With even Australia recently copping a 12Gbps distributed denial of service (DDoS) attack, network operators need to hold Internet service provider (ISP) customers to higher security standards to ensure they don't compromise the integrity of increasingly-important cloud services, a senior security analyst has warned.
Although anti-spoofing technologies are already available to help identify DDoS attacks – many of which rely on spoofing the identity of a trusted source server to elicit large volumes of acknowledgements from the target server – many ISPs had yet to implement the technology.
Lack of proactive action to stem the flood of DDoS attacks – which have been getting progressively worse this year despite being based on just a few basic types of attacks – is leaving network operators economically vulnerable as floods of unchecked DDoS data soak up bandwidth that would normally be used for other purposes.
“Network operators are suffering economically and in a brand reputation sense from being on the receiving end for these huge amounts of traffic,” Roland Dobbins, senior analyst with the Arbor Networks Security Engineering & Response Team recently told CSO Australia.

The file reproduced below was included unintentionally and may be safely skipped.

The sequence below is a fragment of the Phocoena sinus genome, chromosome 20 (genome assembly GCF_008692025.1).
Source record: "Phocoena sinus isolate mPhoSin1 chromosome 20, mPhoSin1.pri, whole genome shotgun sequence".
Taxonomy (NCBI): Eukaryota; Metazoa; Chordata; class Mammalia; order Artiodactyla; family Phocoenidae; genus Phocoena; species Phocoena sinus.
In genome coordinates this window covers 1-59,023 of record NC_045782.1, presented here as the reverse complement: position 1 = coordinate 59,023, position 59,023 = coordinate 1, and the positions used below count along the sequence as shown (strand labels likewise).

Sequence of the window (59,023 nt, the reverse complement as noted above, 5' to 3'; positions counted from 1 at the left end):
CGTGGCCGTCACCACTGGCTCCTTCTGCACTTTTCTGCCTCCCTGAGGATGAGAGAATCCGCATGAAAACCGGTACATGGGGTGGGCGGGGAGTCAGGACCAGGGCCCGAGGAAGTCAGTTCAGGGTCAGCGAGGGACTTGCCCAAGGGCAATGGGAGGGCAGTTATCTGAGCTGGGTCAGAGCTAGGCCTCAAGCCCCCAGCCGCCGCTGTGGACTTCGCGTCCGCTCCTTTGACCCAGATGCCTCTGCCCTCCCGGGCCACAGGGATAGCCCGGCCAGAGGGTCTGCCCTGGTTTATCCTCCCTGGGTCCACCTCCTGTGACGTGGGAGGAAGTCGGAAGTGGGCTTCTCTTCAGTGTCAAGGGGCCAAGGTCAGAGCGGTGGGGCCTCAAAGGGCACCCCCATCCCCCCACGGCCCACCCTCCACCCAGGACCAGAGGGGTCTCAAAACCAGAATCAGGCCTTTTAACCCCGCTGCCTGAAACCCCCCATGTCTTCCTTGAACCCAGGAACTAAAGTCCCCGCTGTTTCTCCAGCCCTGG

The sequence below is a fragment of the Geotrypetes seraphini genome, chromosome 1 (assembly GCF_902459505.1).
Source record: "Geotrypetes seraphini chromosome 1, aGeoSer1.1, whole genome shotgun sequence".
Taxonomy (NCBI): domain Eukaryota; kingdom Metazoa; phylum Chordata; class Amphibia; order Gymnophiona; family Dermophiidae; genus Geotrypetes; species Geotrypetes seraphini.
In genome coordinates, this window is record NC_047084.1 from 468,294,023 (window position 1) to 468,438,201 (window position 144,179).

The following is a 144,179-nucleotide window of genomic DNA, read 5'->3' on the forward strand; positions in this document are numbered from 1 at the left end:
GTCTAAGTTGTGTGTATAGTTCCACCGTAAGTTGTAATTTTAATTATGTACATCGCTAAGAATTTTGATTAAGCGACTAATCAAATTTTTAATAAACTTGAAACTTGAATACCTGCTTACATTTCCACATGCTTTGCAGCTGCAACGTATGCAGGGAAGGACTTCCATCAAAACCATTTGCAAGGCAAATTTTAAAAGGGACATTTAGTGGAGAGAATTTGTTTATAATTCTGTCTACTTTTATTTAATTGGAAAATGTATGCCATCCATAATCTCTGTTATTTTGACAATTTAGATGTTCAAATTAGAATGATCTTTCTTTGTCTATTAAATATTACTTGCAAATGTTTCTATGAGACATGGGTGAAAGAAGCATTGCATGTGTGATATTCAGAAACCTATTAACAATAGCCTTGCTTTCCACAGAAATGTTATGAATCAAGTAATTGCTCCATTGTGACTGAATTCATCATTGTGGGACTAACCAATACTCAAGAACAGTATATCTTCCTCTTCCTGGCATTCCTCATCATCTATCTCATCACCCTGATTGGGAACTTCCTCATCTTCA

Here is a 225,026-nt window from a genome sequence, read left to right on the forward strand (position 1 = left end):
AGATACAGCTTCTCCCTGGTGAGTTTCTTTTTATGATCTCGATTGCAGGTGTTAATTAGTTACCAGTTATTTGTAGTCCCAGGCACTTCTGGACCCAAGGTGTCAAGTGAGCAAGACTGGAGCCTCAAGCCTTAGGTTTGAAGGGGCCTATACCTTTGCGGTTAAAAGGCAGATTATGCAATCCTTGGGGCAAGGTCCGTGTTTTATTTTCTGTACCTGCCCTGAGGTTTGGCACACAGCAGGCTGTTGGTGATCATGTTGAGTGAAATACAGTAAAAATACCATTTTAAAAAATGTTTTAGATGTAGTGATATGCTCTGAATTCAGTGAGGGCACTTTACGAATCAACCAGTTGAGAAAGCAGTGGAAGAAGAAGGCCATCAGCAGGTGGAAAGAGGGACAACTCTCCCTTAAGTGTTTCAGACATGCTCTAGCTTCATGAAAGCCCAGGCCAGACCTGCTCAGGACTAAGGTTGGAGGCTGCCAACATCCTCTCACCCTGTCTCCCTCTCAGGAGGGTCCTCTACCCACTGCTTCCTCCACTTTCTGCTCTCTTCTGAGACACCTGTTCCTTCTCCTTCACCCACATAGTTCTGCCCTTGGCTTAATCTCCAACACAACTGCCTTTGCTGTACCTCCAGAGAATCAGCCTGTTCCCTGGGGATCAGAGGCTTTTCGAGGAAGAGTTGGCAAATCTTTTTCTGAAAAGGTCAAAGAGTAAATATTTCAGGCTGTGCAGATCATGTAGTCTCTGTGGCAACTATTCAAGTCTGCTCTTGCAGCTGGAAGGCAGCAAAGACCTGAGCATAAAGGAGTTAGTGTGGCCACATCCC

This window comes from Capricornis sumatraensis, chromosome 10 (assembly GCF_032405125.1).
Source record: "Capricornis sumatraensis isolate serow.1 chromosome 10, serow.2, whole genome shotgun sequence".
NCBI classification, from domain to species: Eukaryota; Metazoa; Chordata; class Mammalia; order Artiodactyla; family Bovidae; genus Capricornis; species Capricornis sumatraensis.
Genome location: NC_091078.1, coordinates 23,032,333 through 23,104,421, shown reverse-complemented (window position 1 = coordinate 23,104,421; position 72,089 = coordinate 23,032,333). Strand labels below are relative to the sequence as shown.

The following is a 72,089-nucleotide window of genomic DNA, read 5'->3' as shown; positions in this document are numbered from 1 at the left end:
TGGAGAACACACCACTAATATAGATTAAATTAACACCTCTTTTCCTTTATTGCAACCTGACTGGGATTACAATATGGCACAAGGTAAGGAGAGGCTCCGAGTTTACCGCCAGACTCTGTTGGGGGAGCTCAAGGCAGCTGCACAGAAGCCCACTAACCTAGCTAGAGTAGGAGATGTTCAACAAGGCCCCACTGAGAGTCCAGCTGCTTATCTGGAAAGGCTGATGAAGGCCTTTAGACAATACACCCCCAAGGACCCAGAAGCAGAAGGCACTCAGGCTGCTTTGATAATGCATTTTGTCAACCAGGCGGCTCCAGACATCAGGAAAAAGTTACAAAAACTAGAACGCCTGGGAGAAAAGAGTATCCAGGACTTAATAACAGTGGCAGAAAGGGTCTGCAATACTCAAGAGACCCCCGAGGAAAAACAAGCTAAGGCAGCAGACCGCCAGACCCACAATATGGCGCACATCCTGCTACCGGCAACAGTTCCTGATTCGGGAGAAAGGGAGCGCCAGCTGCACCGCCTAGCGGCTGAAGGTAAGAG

“They are ultimately going to have to make some business decisions and make sure they have this ability to see when this type of traffic comes across their network. They're going to have to say to ISPs 'if you keep sending us spoofed traffic, we're going to de-transit or de-peer you.”
Network operators should screen prospective ISP customers' own DDoS defences before signing them as customers and adjust tenders to include screening requirements so that ISPs are actively assisting the operators' own anti-DDoS efforts, he added.
Doing this effectively requires the collection and classification of telemetry traffic, as well as an ongoing effort at each ISP to classify and trace DDoS attacks in real time. “Threats against availability are the #1 security threat against any cloud service,” he said.
“If we could get to the point where network operators had implemented anti-spoofing at their inner customer aggregation edges, where [ISP] customers plug into their networks, it would be a whole lot easier to track down the few remaining who don't do it deliberately. These attacks are disproportionately big, and the collateral damage on ordinary people really captures the public's attention.”
Late last year, Google partnered with Arbor Networks to launch the Google Digital Attack Map, a tool that tracks the flow of DDoS attacks around the world. According to that tool, Australia has seen two DDoS traffic surges [[xref:http://www.digitalattackmap.com/#anim=1&color=0&country=AU&time=16324&view=map .
This article is brought to you by Enex TestLab, content directors for CSO Australia.